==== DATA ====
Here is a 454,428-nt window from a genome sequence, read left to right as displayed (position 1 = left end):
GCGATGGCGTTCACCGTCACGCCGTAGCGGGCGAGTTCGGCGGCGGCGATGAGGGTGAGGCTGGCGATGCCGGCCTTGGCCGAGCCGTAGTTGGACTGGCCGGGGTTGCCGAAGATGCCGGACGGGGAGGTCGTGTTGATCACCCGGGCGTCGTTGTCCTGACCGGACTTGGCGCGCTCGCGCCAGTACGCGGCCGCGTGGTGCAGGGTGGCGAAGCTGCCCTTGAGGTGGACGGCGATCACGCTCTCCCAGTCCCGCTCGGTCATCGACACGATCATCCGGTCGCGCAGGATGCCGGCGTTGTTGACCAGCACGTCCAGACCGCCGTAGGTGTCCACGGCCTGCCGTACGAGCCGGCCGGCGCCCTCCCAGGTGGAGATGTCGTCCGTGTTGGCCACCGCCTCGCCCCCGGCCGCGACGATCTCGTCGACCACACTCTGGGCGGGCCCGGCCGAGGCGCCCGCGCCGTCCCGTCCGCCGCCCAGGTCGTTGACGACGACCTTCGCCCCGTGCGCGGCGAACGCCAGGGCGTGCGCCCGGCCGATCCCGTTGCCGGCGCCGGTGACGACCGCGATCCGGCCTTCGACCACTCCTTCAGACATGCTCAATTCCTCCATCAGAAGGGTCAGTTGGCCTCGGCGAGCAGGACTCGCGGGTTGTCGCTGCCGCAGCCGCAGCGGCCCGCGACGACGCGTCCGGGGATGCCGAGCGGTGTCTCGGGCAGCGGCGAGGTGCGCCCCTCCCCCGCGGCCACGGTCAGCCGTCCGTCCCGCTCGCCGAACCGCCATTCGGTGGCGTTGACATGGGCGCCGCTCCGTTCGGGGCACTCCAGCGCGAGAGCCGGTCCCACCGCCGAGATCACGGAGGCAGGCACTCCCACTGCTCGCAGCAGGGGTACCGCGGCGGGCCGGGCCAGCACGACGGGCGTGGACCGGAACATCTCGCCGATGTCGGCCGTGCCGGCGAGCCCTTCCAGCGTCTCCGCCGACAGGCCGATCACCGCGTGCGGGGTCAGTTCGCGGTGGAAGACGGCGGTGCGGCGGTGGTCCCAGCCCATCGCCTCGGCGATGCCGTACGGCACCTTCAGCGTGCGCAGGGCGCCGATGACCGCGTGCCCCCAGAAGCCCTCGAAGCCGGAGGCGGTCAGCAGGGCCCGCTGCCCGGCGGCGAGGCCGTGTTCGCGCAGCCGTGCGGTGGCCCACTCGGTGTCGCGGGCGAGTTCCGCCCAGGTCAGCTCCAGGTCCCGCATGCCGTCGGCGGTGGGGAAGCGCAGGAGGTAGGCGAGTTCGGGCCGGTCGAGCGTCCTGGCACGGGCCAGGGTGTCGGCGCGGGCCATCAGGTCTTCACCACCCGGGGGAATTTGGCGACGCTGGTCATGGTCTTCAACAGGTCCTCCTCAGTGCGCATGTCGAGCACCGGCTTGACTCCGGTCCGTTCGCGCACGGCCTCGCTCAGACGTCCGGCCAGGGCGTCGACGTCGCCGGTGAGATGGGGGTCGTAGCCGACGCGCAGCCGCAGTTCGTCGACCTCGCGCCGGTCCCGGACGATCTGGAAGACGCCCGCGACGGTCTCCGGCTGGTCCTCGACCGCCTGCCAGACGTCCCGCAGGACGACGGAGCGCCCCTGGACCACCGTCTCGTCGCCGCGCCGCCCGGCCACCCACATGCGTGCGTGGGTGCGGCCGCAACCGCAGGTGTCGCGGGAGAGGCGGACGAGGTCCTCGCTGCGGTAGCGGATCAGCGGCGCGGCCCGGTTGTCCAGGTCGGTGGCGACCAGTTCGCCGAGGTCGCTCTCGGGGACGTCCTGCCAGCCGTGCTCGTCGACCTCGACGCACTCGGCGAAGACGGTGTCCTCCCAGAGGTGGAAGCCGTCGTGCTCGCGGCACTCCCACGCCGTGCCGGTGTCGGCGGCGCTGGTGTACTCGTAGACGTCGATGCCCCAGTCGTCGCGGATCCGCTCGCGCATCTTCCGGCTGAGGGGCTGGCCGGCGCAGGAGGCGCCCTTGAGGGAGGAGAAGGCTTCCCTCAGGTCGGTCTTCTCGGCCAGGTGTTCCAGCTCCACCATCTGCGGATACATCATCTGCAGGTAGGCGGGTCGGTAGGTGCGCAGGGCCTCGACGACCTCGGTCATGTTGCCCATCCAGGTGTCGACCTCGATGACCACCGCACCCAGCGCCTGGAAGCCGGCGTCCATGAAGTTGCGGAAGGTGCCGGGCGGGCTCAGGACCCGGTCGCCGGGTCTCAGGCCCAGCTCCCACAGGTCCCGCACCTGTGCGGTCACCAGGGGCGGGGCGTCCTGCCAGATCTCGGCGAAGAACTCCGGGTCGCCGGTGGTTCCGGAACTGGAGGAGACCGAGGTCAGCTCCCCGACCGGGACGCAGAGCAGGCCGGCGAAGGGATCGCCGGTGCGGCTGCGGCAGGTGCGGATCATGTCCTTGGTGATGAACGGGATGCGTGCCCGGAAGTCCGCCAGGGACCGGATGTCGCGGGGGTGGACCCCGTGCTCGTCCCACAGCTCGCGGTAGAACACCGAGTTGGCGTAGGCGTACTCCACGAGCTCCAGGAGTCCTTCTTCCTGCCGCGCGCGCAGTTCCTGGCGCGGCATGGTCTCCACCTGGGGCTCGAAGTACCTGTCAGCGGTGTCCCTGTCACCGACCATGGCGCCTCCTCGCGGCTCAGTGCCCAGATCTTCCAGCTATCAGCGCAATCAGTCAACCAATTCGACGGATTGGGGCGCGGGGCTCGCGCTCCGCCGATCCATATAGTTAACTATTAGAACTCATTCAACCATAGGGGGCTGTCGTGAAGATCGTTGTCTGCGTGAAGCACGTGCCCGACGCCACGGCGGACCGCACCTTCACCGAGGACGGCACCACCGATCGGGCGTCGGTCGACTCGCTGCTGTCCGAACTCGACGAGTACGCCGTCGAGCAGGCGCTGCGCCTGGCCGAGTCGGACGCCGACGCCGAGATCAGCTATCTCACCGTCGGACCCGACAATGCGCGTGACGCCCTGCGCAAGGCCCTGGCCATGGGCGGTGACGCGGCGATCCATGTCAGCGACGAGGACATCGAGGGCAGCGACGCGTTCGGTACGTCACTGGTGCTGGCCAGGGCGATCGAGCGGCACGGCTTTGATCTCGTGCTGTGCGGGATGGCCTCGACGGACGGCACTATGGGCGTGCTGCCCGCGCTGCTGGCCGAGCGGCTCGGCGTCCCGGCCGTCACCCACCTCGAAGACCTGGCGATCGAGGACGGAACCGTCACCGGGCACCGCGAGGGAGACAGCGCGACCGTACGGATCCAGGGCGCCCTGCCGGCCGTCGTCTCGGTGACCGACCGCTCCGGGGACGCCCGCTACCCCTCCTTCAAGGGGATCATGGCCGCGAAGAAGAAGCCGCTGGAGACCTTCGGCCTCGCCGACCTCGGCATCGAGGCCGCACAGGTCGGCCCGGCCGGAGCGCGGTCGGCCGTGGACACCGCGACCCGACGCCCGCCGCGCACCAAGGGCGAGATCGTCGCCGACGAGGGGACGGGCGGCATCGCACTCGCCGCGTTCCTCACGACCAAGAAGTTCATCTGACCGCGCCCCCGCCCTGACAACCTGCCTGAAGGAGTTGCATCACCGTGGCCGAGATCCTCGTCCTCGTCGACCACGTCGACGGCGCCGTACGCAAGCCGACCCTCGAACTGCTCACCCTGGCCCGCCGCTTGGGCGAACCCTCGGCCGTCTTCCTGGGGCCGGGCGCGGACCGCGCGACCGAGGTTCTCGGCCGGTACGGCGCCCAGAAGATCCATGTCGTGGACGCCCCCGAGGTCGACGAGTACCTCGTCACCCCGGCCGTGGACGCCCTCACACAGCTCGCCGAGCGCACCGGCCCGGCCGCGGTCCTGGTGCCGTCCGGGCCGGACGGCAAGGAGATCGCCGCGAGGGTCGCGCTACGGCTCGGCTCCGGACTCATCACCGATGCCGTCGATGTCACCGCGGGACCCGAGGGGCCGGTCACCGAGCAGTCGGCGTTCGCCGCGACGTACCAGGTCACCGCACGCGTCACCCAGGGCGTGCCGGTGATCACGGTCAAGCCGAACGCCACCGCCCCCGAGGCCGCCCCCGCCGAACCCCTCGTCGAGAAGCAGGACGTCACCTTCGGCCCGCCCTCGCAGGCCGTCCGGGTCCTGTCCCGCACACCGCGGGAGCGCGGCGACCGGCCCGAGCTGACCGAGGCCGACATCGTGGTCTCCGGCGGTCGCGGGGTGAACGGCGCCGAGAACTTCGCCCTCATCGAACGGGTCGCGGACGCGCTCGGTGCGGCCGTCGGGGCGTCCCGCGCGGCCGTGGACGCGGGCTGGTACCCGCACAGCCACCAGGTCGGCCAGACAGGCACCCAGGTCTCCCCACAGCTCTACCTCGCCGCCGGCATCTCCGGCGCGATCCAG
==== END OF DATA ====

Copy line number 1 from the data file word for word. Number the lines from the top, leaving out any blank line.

Here is a 454,428-nt window from a genome sequence, read left to right as displayed (position 1 = left end):